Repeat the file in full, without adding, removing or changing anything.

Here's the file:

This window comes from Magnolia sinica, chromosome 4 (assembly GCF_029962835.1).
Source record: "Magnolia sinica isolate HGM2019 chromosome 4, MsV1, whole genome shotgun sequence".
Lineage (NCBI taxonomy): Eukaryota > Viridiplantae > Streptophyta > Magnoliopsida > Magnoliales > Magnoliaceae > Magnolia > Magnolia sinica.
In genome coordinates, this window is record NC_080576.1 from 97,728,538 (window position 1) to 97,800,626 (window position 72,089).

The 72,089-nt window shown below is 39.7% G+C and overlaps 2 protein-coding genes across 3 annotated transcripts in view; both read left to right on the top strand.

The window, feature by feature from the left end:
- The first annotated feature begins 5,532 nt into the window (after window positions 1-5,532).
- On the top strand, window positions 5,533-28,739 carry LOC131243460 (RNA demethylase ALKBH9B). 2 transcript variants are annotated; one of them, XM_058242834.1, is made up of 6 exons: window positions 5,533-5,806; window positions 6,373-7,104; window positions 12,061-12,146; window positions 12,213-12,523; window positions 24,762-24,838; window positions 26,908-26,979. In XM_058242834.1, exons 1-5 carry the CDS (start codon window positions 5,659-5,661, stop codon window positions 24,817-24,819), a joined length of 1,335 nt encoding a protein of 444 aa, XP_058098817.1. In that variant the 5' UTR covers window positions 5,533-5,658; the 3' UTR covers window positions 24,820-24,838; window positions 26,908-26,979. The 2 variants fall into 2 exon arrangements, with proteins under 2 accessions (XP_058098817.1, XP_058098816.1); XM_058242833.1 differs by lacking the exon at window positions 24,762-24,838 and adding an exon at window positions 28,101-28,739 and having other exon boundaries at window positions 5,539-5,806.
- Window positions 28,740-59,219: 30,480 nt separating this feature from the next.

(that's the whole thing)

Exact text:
This window comes from Magnolia sinica, chromosome 4 (assembly GCF_029962835.1).
Source record: "Magnolia sinica isolate HGM2019 chromosome 4, MsV1, whole genome shotgun sequence".
Lineage (NCBI taxonomy): Eukaryota > Viridiplantae > Streptophyta > Magnoliopsida > Magnoliales > Magnoliaceae > Magnolia > Magnolia sinica.
In genome coordinates, this window is record NC_080576.1 from 97,728,538 (window position 1) to 97,800,626 (window position 72,089).

The 72,089-nt window shown below is 39.7% G+C and overlaps 2 protein-coding genes across 3 annotated transcripts in view; both read left to right on the top strand.

The window, feature by feature from the left end:
- The first annotated feature begins 5,532 nt into the window (after window positions 1-5,532).
- On the top strand, window positions 5,533-28,739 carry LOC131243460 (RNA demethylase ALKBH9B). 2 transcript variants are annotated; one of them, XM_058242834.1, is made up of 6 exons: window positions 5,533-5,806; window positions 6,373-7,104; window positions 12,061-12,146; window positions 12,213-12,523; window positions 24,762-24,838; window positions 26,908-26,979. In XM_058242834.1, exons 1-5 carry the CDS (start codon window positions 5,659-5,661, stop codon window positions 24,817-24,819), a joined length of 1,335 nt encoding a protein of 444 aa, XP_058098817.1. In that variant the 5' UTR covers window positions 5,533-5,658; the 3' UTR covers window positions 24,820-24,838; window positions 26,908-26,979. The 2 variants fall into 2 exon arrangements, with proteins under 2 accessions (XP_058098817.1, XP_058098816.1); XM_058242833.1 differs by lacking the exon at window positions 24,762-24,838 and adding an exon at window positions 28,101-28,739 and having other exon boundaries at window positions 5,539-5,806.
- Window positions 28,740-59,219: 30,480 nt separating this feature from the next.